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Topic: Why don't CPUs and microcontrollers operate on 24v? (Read 2 times) previous topic - next topic

Boffin1

There is another consideration for using higher voltage, ( as in CMOS at 12v that I designed around for 40 years until I saw the Arduino light )

With  12v CMOS logic there is a typical 0.45vcc noise immunity ,  so 4 volts of noise on an input can be tolerated without it corrupting an input.

I havn't yet built an embedded Arduino project for a car ( although I do have one in the pipeline ) but I would be wary about using 3v3 logic without a buffer and filter for that notoriously ( electrical ) environment.
With my mobile phone I can call people and talk to them -  how smart can you get ?

westfw

Look at it this way:  The physical limits of materials are based on the strength of the electrical fields that they're exposed to.  (Air arcs over about about 20,000V per cm, for instance.)  Electrical field strength is measured in "Volts per Meter."  You get stronger electric field strength by increasing the voltage or by making your distances smaller.  The reason that modern electronics are so cheap is that the size of individual transistors keeps getting smaller; to keep the electric field strength similar, the operating voltage has to go down.
A vacuum tube operates at hundred of volts and has distances of a few mm; about 20000V/m field strength.  The transistors in a modern CPU have layers than are about 5 nano-meters thick (that's "not very many" atoms thick, BTW.)   Even at 1V operating voltage, that's something like 200000000V/m field strength!

NI$HANT

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Second, if you look at the specs for a transistor, you'll notice that many of the ratings are specified as CURRENTS. Although we often use voltages as a reference in digital circuits, deep down inside they're really ANALOG circuits, which require a certain amount of current to operate. If you design for a higher operating voltage, you still need to run a minimum amount of current through the transistors to get them to switch.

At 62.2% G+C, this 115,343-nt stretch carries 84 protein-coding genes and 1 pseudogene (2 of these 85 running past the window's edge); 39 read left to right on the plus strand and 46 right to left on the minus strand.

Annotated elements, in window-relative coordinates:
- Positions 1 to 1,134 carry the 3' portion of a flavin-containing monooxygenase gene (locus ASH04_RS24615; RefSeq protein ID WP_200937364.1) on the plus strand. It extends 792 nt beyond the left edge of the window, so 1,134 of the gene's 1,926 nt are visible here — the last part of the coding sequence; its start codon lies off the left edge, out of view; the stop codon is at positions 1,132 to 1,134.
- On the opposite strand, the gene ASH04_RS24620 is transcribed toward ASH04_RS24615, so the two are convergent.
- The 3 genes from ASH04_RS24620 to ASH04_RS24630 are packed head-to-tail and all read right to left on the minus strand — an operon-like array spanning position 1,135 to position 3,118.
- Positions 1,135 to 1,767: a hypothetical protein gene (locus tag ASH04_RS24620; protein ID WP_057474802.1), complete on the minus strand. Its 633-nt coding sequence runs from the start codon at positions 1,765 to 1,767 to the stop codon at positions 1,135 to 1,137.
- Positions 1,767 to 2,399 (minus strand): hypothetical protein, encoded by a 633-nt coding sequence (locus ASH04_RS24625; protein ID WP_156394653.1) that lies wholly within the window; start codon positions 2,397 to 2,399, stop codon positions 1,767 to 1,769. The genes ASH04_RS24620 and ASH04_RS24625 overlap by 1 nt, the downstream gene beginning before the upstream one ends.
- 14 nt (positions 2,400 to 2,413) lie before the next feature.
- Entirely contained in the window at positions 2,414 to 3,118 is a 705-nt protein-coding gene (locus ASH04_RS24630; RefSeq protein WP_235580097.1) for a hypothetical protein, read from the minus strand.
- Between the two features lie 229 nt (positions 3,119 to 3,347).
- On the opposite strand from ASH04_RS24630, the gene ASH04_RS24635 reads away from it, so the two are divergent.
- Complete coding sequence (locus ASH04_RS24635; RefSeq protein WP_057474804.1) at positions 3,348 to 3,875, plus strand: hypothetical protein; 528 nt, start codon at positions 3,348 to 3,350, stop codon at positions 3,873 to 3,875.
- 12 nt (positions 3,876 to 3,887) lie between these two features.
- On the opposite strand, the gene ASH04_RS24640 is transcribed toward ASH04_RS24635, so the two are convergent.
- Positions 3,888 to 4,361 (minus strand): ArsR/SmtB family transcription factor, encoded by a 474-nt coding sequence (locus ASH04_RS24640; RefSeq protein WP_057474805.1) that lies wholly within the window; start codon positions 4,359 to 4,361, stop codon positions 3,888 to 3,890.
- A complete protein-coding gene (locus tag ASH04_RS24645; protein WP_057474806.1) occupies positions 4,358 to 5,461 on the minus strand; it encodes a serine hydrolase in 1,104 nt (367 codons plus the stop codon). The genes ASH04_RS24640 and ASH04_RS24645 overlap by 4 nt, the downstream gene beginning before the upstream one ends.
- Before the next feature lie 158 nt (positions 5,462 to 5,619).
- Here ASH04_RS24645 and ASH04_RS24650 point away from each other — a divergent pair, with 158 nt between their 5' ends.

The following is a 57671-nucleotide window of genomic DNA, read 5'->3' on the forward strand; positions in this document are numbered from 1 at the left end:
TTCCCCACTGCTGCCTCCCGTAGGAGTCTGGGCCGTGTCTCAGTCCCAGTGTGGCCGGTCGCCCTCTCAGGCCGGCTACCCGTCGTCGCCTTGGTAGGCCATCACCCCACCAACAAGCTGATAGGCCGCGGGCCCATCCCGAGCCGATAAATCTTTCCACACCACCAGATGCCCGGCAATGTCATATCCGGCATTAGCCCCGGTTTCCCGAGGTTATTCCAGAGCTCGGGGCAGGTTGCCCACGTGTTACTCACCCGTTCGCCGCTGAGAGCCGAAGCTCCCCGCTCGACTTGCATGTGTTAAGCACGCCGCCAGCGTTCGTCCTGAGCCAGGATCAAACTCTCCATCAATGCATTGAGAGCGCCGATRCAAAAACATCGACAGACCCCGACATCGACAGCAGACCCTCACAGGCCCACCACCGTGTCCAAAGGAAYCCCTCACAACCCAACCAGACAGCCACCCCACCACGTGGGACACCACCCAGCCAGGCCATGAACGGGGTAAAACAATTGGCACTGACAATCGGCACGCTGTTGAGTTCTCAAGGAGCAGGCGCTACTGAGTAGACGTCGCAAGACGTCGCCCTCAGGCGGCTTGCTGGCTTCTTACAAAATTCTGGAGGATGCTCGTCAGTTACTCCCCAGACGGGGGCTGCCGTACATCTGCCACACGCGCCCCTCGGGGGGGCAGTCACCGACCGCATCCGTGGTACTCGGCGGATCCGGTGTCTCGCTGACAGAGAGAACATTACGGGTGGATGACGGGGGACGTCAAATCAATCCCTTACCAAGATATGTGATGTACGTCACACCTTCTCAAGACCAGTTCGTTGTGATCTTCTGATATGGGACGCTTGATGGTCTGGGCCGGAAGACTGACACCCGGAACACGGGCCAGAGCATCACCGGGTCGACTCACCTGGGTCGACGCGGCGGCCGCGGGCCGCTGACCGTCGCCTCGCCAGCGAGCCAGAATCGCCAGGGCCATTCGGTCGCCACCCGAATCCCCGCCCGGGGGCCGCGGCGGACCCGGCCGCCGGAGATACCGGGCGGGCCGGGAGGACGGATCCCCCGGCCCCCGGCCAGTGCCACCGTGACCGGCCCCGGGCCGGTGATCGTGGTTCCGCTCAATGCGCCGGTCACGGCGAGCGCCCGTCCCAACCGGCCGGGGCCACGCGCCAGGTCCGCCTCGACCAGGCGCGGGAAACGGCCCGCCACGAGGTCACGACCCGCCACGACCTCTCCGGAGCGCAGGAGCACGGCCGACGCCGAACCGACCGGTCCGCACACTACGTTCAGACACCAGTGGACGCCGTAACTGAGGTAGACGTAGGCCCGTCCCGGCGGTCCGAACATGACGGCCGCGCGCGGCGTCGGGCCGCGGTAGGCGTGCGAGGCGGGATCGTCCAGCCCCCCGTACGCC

Do the math:

3.3 V x 0.010 A = 0.033 W

24 V x 0.010 A = 0.24 W


Multiply those Watts times thousands of transistors in an IC  and you can see where the power requirements (and heat) could quickly get out of hand.


Nicely! laid out
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AWOL

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Why don't CPUs and microcontrollers operate on 24v?

Slew rates?
"Pete, it's a fool looks for logic in the chambers of the human heart." Ulysses Everett McGill.
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GoForSmoke

Every time you switch a transistor in a CPU, heat is released. The higher voltage you run, the more heat you generate. How fast can you run a 12V CPU without special cooling?

You want to run real fast highly complex CPU's then you gotta run the smallest transistors at low voltage, and still need heat sinks and fan for the hotrods.
 
I find it harder to express logic in English than in Code.
Sometimes an example says more than many times as many words.

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